Written in chronological order, and broadly based on the author’s personal diary, starting from his first day in office, this volume brings together economics, banking, regulation, governance, history, politics and international relations.
Presenting personal witness statements, including records of noteworthy telephone conversations, informal meetings and other milestones, it examines crucial questions like: How did Cyprus become so systemically important to the rest of the euro area? Why was Cyprus treated so differently in comparison to other peripheral countries in Europe? Why were bank depositors targeted? What role did Cyprus’ links with Russia play in the design of the programme? What has been the toxic fallout from the bail-in? Are there any longer-term implications for the euro? What are the lessons for regulators around the world?
The book will appeal to readers interested in financial crises, the euro’s architecture, the evolution of the European Monetary Union, and those with an interest in how Europe and the IMF dealt with crises in peripheral European countries.
|Publisher:||Springer International Publishing|
|Edition description:||1st ed. 2017|
|Product dimensions:||6.10(w) x 9.25(h) x (d)|
About the Author
Table of Contents1. Baptism of fire
2. Entering a war zone3. A secret lunch
4. Buying time5. “Two” big to fail
6. Too big to save?7. A Russian playground
8. A bank run and a tearful agreement 9. The euro at breaking point
10. Illusions11. Taxing the poor (to protect the rich)
12. Heading towards the abyss13. “Take it or leave it”
14. Resolution and capital controls15. Toxic fallout
16. The final act
17. The key ingredients of the crisis
18. Lessons for Europe and beyond
What People are Saying About This
“Cyprus is a small country with a big story: its 2013 banking crisis constituted a major episode in the larger Eurozone crisis. As central bank governor, Panicos Demetriades was at the epicentre of events. He tells the story of the crisis and political constraints on its resolution with verve and drama. Essential reading for crisis mavens.” (Barry Eichengreen, George C. Pardee and Helen N. Pardee Professor of Economics and Political Science, University of California, Berkeley, USA)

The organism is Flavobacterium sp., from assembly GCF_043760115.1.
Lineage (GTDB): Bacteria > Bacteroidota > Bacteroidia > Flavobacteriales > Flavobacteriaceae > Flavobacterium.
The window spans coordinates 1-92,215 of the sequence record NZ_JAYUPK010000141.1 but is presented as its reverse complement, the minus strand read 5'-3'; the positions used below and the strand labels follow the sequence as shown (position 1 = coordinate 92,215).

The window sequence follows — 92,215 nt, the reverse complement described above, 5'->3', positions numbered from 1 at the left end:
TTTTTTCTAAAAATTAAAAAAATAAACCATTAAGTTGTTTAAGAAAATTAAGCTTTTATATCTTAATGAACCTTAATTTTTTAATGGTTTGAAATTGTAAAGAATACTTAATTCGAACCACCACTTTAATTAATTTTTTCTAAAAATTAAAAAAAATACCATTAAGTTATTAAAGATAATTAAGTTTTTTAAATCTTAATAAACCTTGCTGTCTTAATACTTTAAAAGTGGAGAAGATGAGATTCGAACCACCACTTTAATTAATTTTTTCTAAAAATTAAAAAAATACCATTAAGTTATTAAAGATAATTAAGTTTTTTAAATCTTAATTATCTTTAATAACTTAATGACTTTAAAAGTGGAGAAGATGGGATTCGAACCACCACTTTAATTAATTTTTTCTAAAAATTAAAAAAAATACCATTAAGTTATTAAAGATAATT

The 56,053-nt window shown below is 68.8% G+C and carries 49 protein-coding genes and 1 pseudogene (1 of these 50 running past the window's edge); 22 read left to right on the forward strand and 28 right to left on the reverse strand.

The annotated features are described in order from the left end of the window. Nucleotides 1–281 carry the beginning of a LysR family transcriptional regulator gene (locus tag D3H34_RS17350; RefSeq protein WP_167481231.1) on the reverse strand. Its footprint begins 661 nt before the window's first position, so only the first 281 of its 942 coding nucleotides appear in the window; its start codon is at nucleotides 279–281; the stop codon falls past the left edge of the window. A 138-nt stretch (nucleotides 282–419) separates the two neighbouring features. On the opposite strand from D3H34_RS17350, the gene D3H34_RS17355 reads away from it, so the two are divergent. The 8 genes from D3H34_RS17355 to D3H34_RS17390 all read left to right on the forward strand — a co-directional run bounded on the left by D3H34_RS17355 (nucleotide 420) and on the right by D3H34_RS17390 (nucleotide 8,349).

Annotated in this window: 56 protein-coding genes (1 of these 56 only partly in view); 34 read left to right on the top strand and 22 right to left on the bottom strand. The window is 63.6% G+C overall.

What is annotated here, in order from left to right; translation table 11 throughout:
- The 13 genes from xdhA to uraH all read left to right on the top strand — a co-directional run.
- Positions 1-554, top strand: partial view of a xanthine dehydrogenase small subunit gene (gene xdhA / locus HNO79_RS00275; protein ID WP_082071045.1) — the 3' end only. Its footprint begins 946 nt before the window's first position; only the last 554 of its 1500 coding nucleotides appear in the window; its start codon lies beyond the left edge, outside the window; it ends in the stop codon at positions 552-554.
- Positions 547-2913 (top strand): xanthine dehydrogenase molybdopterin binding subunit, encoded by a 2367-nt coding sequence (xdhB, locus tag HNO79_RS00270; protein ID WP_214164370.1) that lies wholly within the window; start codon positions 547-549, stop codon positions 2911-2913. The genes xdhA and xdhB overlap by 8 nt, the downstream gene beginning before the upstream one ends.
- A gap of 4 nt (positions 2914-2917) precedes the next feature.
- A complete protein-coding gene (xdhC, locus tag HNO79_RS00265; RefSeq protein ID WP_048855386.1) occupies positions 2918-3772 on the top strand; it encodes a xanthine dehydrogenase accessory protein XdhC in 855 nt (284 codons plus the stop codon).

“The banking crisis that erupted in Cyprus in 2013 shook the Eurozone and led to a drama with many ramifications. As the Governor of the Central Bank of Cyprus, Panicos Demetriades was both an actor and an observer of the unfolding drama. Nobody is better placed to tell us the gripping story of the Cypriot banking crisis.” (Paul De-Grauwe, Professor, European Institute, London School of Economics, UK)“A fascinating book fivery well written and full of unique insights. It reads like an economic thriller.” (Peter Bofinger, Professor of Economics, Money and International Economic Relations, University of Würzburg, Germany, and Member of the German Council of Economic Experts)
“We have Greece to thank for bail-outs, but Cyprus to thank for bail-ins. Demetriades weaves together history, politics, economics and finance to explain how his country was plunged into crisis and how he tried to help steer it back out. It is the story of a tiny island, but also of the dawn of banking union in the Eurozone. A must read for anyone who has an interest in where Europe goes from here.” (Megan Greene, Managing Director and Chief Economist, Manulife Asset Management)
“The Cyprus banking crisis shook the country and was a major after-shock in the Eurozone crisis. The story of its crisis management as an interplay of politics and economics needs to be told. As the former Governor's account, this book is at the same time a most intense political thriller and an insightful economic analysis.” (Olli Rehn, former European Commissioner for Economic and Monetary Affairs, 2010-14)
“This book should be on every reading list to train future generations of monetary economists and Central Bankers. It is also a ‘must read’ for anyone interested in the euro-crisis of 2012-13 particularly, and in European recent political history more broadly. But beyond all that, it is a vivid and dramatic story.” (Charles A.E. Goodhart, CBE, FBA, Emeritus Professor of Banking and Finance, London School of Economics)